The Country’s Most Notorious Vote Suppressor Is the GOP Nominee for Kansas Governor

Incumbent Jeff Colyer conceded a closely contested primary to Kris Kobach on Tuesday night.

President-elect Donald Trump and Kansas Secretary of State Kris Kobach meet in November 2016 at Trump's golf course in Bedminster Township, New Jersey. Peter Foley/ZUMA

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Kris Kobach, the country’s most prominent champion of anti-immigrant policies and restrictive voting laws, became the Republican nominee for Kansas governor on Tuesday night, a week after election day left the race too close to call.

The counting of mail-in and provisional ballots in one of the closest races in the state’s history only added to Kobach’s slim lead over incumbent Gov. Jeff Colyer. On Tuesday evening, Colyer conceded, ending speculation that the close primary would lead to a recount or legal battle.

Kobach’s nomination could move deep-red Kansas even farther to the right—or it could turn off enough moderate Republicans for Kansas to do the unthinkable and elect a Democratic governor. Kobach, Kansas’ secretary of state, is a divisive and deeply conservative politician. Yet he was able to consolidate the party’s conservative base and win with a plurality of the vote. He got a last-minute boost from President Donald Trump, who endorsed him the day before the election. Meanwhile, Colyer, who tried to cater to moderates as well as conservatives, split the majority of the votes with other more moderate candidates vying for the party’s nomination.

Kansas Republicans have grown increasingly divided between moderates and arch-conservatives like Kobach, leaving an opening for his defeat in November. The former Republican governor, Sam Brownback, left the party in disarray by ushering in extreme tax cuts, vetoing a Medicaid expansion, and bringing the state to the brink of a constitutional crisis in a showdown with the state supreme court—all over the objections of moderate Republicans. In the final year of Brownback’s administration, he presided over a legislature that, though controlled by Republicans, was actively trying to undo his legacy and overrode his veto to raise some of the taxes he had cut. Brownback left office in January to join the Trump administration as its ambassador-at-large for international religious freedom, and Colyer succeeded him.

The GOP moderates who battled Brownback have no love for Kobach, who ran as a Brownback-style Republican but with the addition of Trump’s staunch anti-immigration agenda. He campaigned on reinstating Brownback’s most extreme tax cuts and promised to slash spending in order to balance the budget. But Brownback’s cuts have grown increasingly unpopular as they forced the state to trim its budget for schools, roads, and bridges. “It is time for a change,” Kobach told the New York Times recently. “But the time for a change doesn’t have to be in a leftward direction.”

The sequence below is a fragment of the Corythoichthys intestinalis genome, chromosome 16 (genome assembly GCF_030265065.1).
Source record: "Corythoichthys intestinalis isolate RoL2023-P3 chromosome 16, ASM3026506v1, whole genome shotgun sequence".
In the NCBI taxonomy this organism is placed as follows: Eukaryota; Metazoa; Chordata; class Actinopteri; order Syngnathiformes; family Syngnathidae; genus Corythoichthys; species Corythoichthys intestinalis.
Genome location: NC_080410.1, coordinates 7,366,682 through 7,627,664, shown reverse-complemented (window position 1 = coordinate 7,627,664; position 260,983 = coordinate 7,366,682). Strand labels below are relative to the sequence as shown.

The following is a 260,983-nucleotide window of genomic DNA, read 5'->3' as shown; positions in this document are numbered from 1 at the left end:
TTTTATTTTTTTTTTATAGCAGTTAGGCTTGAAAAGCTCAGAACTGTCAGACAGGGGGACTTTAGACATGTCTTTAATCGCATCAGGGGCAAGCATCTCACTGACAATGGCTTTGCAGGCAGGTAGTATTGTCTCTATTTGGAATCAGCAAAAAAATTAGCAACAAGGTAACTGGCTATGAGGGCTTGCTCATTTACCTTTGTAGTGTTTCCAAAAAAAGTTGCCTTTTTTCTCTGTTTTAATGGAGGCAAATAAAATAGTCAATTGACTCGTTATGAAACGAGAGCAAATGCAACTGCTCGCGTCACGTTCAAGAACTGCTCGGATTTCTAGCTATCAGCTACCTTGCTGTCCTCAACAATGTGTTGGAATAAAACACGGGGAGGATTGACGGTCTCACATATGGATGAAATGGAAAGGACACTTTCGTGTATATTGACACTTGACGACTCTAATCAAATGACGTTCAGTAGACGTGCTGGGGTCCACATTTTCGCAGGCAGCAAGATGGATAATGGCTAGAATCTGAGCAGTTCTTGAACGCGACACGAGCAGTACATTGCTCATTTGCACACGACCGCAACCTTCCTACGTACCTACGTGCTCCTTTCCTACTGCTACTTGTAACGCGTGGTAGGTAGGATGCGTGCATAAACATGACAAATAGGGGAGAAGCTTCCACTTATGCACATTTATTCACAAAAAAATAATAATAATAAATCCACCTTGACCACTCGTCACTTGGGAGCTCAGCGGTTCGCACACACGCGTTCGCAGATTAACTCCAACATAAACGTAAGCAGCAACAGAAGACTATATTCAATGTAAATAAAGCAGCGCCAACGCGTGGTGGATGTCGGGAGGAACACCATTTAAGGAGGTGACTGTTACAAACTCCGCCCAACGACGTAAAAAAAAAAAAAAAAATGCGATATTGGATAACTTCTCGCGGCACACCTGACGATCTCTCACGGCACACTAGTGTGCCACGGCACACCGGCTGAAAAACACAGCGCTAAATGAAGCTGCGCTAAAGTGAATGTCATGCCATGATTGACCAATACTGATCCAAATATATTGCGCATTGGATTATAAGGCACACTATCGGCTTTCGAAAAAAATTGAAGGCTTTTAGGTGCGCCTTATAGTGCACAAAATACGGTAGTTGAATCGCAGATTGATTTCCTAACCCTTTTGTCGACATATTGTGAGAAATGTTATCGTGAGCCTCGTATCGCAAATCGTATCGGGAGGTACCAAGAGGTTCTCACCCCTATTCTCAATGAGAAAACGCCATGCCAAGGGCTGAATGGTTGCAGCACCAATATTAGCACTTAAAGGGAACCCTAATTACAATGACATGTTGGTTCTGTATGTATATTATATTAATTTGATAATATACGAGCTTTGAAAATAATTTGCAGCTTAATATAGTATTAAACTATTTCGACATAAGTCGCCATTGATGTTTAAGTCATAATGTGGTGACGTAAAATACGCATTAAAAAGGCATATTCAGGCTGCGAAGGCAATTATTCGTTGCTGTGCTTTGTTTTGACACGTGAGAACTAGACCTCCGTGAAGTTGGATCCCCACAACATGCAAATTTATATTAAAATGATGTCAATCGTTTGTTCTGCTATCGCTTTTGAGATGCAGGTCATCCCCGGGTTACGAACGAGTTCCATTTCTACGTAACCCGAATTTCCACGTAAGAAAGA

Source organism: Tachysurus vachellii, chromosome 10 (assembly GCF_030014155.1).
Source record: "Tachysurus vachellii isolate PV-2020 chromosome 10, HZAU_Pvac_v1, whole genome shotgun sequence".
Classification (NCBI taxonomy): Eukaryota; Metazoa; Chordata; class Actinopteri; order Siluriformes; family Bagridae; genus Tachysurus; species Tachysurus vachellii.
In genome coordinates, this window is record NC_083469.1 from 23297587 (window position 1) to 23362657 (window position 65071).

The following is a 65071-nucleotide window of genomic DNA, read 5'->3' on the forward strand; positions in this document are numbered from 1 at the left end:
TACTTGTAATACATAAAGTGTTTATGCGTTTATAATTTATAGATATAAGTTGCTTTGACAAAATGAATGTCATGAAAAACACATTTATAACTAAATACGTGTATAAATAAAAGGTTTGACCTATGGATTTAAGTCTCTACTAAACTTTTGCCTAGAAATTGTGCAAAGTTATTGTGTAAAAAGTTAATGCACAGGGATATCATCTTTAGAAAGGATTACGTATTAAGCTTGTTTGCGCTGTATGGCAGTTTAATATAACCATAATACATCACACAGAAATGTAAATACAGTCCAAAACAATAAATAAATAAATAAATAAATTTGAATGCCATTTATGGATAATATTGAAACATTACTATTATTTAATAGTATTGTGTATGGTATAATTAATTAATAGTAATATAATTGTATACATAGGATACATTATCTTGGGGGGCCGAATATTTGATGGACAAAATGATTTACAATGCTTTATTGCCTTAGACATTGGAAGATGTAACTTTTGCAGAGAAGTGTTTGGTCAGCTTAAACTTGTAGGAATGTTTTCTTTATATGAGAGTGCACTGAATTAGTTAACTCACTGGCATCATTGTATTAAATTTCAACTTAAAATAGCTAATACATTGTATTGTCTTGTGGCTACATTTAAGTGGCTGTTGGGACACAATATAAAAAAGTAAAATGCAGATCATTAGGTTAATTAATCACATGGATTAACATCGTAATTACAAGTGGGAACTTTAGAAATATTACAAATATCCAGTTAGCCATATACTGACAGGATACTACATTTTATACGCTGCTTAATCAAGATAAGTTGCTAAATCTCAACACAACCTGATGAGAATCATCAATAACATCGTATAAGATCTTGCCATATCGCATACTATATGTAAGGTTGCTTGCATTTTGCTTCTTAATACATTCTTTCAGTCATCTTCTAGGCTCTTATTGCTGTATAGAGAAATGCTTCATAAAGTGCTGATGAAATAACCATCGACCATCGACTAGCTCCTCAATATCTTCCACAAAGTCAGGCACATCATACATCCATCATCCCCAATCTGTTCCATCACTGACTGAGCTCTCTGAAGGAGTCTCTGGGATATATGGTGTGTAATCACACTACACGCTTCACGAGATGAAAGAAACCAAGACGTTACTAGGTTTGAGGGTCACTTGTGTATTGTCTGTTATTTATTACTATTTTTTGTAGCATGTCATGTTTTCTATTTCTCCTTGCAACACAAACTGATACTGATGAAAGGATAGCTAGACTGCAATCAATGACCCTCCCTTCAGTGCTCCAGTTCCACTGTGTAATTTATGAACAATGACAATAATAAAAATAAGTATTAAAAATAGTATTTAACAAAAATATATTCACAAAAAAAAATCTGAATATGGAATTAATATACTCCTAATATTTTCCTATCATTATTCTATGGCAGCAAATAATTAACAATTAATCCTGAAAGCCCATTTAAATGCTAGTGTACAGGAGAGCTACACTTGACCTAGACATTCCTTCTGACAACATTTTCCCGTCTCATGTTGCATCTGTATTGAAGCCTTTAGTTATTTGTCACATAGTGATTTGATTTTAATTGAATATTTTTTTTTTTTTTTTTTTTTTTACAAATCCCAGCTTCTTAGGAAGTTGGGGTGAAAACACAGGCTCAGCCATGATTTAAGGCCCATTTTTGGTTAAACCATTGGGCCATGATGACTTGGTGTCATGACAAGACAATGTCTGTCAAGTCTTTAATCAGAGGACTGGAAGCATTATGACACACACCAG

Kobach would also bring Trump’s anti-immigrant crusade to the governor’s mansion. Kobach rose to national prominence as the architect of Arizona’s extreme anti-immigrant bill, SB1070, in 2010, as well as similar legislation in Alabama and in multiple cities, which generally failed to withstand legal challenges. As secretary of state, Kobach pushed a voter ID law that required documentary proof of citizenship in order to vote. Kobach humiliated himself earlier this year when he defended that law in court; not only did he lose, but his team made so many basic legal errors that the judge ordered him to take six hours of continuing legal education on how to present evidence at trial.

But Kobach’s reputation as a foe of voter fraud (though studies show the incidence of fraud is exceedingly rare) led him into Trump’s inner circle. Last year, Trump made him vice-chair of the president’s commission on election integrity, which Trump convened following his unfounded assertion that millions of people had voted illegally in the 2016 election. In January, Trump disbanded the commission, which was under siege from multiple lawsuits from government watchdogs and voting rights advocates. Documents released earlier this month show that Kobach and the other voter fraud alarmists on the commission were trying to document the threat of voter fraud even though they’d found no evidence.

With Kobach’s nomination, Democrats see an opportunity to win the Kansas governorship. They also hope that opposition to Kobach and Trump could supercharge Democratic turnout in November and help them win two congressional seats in the state. Republicans feared that outcome, and the Republican Governors Association lobbied Trump in vain not to endorse Kobach.

But Democrats have their own problems that could tank their prospects in November, most notably a spoiler campaign from independent Greg Orman. A former independent candidate for the US Senate whom Democrats rallied around in 2014, Orman has infuriated the party this year by self-funding a gubernatorial campaign that could siphon enough votes from the Democratic nominee to make Kobach the next governor.


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